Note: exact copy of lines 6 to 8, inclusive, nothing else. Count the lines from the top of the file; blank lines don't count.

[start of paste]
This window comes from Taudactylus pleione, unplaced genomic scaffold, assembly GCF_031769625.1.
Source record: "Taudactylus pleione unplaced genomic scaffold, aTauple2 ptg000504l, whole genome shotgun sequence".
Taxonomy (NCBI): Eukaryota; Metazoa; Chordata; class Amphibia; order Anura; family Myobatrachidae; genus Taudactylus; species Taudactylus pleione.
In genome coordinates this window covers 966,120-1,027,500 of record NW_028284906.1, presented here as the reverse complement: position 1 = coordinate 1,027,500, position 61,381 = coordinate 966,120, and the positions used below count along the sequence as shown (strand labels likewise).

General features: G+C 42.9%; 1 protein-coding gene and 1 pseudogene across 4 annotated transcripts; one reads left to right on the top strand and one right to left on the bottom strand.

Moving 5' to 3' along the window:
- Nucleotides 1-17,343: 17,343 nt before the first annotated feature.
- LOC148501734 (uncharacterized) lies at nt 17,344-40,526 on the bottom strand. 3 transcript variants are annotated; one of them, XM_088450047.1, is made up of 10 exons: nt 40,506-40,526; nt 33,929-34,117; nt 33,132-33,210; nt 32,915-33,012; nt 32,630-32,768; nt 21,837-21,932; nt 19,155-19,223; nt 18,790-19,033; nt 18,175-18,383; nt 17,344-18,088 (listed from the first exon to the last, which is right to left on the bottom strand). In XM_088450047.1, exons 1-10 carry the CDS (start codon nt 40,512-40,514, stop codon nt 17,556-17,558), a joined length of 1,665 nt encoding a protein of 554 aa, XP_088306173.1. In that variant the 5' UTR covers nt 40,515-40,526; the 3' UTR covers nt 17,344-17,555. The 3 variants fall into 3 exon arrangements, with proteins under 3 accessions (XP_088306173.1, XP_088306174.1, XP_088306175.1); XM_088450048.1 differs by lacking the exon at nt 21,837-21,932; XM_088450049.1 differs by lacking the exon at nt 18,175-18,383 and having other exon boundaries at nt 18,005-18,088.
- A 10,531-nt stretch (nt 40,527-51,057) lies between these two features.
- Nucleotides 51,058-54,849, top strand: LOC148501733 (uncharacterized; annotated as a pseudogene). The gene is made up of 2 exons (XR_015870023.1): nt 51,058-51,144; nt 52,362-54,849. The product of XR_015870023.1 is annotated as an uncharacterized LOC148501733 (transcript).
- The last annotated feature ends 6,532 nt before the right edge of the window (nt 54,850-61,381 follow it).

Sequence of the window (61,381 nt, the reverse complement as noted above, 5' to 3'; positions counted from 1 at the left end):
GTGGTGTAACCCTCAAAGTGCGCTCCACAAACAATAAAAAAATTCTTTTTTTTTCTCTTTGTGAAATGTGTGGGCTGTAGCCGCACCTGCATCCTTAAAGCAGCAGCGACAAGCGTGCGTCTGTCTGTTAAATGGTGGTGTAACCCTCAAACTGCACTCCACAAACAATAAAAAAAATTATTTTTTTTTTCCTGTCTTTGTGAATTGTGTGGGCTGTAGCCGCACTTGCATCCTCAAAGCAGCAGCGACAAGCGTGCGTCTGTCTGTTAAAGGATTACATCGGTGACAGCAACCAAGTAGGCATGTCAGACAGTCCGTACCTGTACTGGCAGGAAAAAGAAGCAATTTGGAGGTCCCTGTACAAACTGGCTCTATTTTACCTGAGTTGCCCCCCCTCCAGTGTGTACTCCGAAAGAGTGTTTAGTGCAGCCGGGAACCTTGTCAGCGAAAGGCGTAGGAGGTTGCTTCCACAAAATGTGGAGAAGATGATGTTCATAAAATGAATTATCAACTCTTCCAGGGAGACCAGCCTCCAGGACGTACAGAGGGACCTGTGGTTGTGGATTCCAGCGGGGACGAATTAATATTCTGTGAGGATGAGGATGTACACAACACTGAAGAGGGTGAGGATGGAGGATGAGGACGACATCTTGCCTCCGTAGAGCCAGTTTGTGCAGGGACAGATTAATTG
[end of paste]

Moving 5' to 3' along the window:
- Nucleotides 1-17,343: 17,343 nt before the first annotated feature.
- LOC148501734 (uncharacterized) lies at nt 17,344-40,526 on the bottom strand. 3 transcript variants are annotated; one of them, XM_088450047.1, is made up of 10 exons: nt 40,506-40,526; nt 33,929-34,117; nt 33,132-33,210; nt 32,915-33,012; nt 32,630-32,768; nt 21,837-21,932; nt 19,155-19,223; nt 18,790-19,033; nt 18,175-18,383; nt 17,344-18,088 (listed from the first exon to the last, which is right to left on the bottom strand). In XM_088450047.1, exons 1-10 carry the CDS (start codon nt 40,512-40,514, stop codon nt 17,556-17,558), a joined length of 1,665 nt encoding a protein of 554 aa, XP_088306173.1. In that variant the 5' UTR covers nt 40,515-40,526; the 3' UTR covers nt 17,344-17,555. The 3 variants fall into 3 exon arrangements, with proteins under 3 accessions (XP_088306173.1, XP_088306174.1, XP_088306175.1); XM_088450048.1 differs by lacking the exon at nt 21,837-21,932; XM_088450049.1 differs by lacking the exon at nt 18,175-18,383 and having other exon boundaries at nt 18,005-18,088.